Wednesday, April 8, 2009
What a weekend ! It is almost impossible to start my Umstead 100 Mile Endurance Run race report without first mentioning the tremendous success that so many runners had at Umstead. It truly was a record setting weekend as 248 runners hit the course. Jill Perry battled Kris Whorton the entire way and ended up with a course record time of 16:02:27. Whorton was only 3 minutes behind (16:05:34). 74 year old Barbara Macklow finished in 29:46:11 and his believed to be the second oldest woman to complete a 100-mile trail run. Good friends Doug Vaughan (21:05:48 - 23rd place), Grant McKeown (22:06:23 - 37th place), Emmy Stocker (22:18:49 - 40th place), Wayne Bates (23:12:49), Joe Galioto (23:26:02), Lane Vogel (26:14:25), Tammy Massie (27:46:48), Bob Gentile (28:14:22), and Derek Hills (28:14:22 - first 100 miler) all had amazing performances (many of which were PR performances).
Then there is the overall winner, Dave James (15:05:10 - he led from start to finish). Dave will hereinafter be referred to simply as "The Champ". I have trained with this dude at Rockies. Not only is he one of the nicest guys I know, he is one tough runner. Oh, and by the way, I predicted that he would win this event and told him he would weeks before the event !
For me, Umstead was a huge success, a perfect day. I finished in 21:39:37, good for 32nd overall and a PR by 1:45. Even better.....once again, blister free with Drymax Socks. What follows is a recap of my Umstead 100 experience.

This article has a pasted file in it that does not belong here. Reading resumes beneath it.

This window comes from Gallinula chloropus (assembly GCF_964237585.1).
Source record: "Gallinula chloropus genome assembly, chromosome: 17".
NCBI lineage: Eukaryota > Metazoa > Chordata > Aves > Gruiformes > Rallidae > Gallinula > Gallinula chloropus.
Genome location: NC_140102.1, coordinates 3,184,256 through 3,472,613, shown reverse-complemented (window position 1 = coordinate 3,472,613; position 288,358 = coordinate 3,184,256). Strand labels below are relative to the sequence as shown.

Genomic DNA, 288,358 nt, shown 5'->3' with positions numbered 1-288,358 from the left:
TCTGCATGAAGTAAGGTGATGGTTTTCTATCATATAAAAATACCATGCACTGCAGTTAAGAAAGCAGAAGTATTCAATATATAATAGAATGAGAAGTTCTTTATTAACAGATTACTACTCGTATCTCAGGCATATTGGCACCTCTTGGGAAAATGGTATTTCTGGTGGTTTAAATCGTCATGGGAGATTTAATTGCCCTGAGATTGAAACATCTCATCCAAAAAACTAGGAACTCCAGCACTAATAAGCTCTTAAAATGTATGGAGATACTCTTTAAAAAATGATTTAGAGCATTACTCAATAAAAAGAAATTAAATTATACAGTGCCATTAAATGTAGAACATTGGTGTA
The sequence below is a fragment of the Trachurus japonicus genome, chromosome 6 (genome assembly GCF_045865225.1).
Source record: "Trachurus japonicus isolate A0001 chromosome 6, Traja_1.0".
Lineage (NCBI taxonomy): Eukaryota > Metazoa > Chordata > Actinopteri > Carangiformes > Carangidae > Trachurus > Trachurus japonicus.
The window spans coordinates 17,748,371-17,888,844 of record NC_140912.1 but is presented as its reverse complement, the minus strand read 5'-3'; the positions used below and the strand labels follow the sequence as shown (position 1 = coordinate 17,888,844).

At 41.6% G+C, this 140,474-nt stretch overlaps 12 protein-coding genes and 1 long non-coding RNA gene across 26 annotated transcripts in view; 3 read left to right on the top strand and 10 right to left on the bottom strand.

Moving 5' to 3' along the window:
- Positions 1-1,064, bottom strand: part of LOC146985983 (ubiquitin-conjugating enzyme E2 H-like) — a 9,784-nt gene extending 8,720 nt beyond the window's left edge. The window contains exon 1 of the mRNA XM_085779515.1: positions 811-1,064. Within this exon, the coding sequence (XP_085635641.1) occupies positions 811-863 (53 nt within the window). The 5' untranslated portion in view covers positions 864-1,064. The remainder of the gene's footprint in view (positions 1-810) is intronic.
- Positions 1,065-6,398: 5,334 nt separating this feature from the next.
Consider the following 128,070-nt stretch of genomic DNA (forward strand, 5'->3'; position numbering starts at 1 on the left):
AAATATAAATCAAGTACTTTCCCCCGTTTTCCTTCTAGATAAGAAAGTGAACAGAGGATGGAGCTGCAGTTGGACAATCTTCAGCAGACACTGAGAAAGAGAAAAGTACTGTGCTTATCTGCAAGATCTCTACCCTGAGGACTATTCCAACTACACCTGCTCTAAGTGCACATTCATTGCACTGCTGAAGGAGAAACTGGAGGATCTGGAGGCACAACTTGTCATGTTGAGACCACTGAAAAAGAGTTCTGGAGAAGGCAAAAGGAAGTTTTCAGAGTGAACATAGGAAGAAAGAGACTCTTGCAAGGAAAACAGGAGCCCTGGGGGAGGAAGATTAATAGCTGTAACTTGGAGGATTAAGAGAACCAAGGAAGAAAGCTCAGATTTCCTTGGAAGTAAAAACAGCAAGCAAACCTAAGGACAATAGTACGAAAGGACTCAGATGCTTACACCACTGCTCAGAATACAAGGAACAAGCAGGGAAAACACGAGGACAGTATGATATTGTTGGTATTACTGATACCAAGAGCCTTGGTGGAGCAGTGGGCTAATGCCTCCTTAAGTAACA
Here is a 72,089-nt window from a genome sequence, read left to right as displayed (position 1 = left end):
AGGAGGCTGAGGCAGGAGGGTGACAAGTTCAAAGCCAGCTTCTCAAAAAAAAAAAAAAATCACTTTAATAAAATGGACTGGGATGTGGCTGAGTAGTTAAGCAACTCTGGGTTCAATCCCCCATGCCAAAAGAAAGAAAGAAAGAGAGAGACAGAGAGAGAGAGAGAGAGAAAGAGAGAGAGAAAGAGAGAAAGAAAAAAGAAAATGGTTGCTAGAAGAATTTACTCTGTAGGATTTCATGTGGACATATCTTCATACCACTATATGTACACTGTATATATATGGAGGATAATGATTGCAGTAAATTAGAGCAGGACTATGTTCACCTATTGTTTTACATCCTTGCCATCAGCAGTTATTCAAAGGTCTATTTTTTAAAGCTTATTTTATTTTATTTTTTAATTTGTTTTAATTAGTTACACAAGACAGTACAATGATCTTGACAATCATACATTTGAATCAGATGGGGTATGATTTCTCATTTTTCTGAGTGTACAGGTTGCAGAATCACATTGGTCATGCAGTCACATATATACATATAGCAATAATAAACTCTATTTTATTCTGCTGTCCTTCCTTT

The Course - The Umstead 100 course is a 12.5 mile loop run 8 times. Each loop as two out-and-back "spurs". The Headquarters Spur is 1.85 miles in length and is used to access the start/finish aid station. The Airport Spur is .75miles in length and is only run on the out-bound leg of each loop. The course traverses a converted dirt road that now serves as a jogging,biking and bridle trail. With a width of 10 to 15 feet, the trail offers excellent footing, no single-track, and no creek crossings. The surface of the course is primarily fine packed powdered, granite screenings. There is crusher run material located on a portion of the course that is a vehicle access road. Rolling topography provides a total of 8,000 feet of climbing over the 100 miles (1,000 feet per loop) making the course entirely runnable. Each 12.5 mile loop has 2 aid stations (the Headquarters aid station and "Tom & Jerry's Ptomaine Tavern", which is located at the 6.85 mile mark). There are also several (7) unmanned"water only" stops in each loop. The 2 full, "second to none" aid stations contain just about everything under the sun - cookies, fruit,potato slices, sandwiches, hard candy, candy bars, bananas, crackers,hamburgers, hot dogs, chicken, pretzels, trail mix, soup, ice cream,yogurt, pizza, water, Gatorade, Pepsi, Mountain Dew, coffee, southern tea, fruit juices and milk. They even made me egg sandwiches late at night.